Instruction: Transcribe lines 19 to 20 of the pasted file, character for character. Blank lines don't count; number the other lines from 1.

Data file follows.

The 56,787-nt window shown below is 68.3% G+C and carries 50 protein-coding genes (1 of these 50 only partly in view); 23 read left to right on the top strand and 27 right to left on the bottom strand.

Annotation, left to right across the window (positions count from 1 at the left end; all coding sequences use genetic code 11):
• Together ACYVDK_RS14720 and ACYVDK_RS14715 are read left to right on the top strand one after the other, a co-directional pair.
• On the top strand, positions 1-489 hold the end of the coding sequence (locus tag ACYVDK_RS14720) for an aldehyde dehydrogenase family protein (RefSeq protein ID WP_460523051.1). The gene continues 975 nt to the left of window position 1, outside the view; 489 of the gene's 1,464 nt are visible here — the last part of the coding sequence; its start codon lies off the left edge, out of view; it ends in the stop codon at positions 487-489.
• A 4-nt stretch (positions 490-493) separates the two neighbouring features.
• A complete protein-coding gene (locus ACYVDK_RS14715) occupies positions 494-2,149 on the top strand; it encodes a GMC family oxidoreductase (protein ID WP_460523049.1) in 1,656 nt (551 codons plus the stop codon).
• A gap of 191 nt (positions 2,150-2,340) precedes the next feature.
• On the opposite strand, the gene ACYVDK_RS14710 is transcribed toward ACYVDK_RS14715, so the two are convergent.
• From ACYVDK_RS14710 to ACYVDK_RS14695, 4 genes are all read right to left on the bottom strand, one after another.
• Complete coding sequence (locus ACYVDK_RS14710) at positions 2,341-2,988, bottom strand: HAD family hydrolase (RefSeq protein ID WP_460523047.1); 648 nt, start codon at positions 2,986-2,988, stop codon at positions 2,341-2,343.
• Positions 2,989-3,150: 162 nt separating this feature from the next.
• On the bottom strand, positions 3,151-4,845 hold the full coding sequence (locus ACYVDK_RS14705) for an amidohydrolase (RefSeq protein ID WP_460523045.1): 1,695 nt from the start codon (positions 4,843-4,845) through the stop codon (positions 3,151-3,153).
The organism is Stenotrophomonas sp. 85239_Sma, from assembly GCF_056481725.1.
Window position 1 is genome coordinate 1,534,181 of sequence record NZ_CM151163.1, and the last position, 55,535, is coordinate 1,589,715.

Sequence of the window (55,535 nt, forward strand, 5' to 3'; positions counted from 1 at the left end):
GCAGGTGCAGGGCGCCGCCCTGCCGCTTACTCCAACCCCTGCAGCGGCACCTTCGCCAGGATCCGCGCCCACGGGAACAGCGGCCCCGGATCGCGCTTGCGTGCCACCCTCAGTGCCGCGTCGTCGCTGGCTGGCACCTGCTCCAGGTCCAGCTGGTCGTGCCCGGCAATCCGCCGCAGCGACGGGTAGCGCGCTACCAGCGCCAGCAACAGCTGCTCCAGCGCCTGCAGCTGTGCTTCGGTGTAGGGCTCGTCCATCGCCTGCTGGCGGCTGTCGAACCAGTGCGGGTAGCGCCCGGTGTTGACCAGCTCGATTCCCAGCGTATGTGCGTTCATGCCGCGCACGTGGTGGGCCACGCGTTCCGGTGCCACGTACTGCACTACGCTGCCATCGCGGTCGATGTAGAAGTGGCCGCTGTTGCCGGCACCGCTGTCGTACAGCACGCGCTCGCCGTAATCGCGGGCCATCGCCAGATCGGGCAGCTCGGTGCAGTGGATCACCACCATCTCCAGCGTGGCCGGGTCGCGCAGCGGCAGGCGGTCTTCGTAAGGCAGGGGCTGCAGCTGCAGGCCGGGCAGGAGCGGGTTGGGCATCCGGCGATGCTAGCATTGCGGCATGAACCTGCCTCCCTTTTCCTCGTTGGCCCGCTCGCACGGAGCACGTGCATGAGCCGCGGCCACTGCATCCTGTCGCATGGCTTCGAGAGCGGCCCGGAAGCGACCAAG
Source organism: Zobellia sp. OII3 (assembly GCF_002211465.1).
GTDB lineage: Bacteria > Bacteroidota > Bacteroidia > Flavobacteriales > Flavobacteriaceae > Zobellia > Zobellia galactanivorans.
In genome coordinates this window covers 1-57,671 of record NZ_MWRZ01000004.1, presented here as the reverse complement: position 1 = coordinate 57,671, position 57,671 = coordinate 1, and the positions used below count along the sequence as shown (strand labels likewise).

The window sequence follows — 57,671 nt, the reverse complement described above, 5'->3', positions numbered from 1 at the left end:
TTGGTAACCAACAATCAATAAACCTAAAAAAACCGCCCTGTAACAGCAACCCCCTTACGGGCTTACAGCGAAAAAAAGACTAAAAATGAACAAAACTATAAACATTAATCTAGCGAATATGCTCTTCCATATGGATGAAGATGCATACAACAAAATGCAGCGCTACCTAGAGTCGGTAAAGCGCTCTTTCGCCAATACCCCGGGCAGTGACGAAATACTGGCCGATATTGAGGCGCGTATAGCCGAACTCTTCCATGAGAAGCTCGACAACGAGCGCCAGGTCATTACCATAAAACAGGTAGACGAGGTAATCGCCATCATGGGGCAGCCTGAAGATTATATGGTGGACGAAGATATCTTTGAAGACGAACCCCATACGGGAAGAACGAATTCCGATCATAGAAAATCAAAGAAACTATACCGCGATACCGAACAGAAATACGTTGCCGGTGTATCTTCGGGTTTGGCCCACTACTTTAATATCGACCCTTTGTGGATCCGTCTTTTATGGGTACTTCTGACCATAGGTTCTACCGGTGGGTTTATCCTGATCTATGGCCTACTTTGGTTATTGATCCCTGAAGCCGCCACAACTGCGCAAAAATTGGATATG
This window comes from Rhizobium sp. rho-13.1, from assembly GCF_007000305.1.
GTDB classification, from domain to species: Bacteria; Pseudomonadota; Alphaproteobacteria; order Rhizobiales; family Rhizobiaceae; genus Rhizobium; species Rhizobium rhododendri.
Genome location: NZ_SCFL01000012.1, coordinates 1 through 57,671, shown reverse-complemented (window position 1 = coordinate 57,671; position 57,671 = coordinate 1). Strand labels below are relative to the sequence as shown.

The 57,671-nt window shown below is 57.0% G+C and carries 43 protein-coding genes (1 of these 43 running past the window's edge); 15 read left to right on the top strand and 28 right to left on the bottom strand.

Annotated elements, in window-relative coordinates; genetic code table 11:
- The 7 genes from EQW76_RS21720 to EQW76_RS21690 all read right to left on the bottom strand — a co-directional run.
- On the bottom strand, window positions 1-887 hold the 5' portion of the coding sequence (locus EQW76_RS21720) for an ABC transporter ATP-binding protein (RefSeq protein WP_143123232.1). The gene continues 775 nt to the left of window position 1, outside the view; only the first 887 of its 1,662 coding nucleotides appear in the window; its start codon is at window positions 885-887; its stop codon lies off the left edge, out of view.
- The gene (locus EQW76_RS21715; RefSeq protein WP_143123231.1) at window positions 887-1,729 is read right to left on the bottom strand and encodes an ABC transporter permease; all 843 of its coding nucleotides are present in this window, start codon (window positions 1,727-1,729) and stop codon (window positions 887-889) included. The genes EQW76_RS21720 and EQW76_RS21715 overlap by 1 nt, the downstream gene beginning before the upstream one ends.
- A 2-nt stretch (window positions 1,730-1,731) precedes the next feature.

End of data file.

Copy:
In genome coordinates this window covers 1-57,671 of record NZ_MWRZ01000004.1, presented here as the reverse complement: position 1 = coordinate 57,671, position 57,671 = coordinate 1, and the positions used below count along the sequence as shown (strand labels likewise).

The window sequence follows — 57,671 nt, the reverse complement described above, 5'->3', positions numbered from 1 at the left end: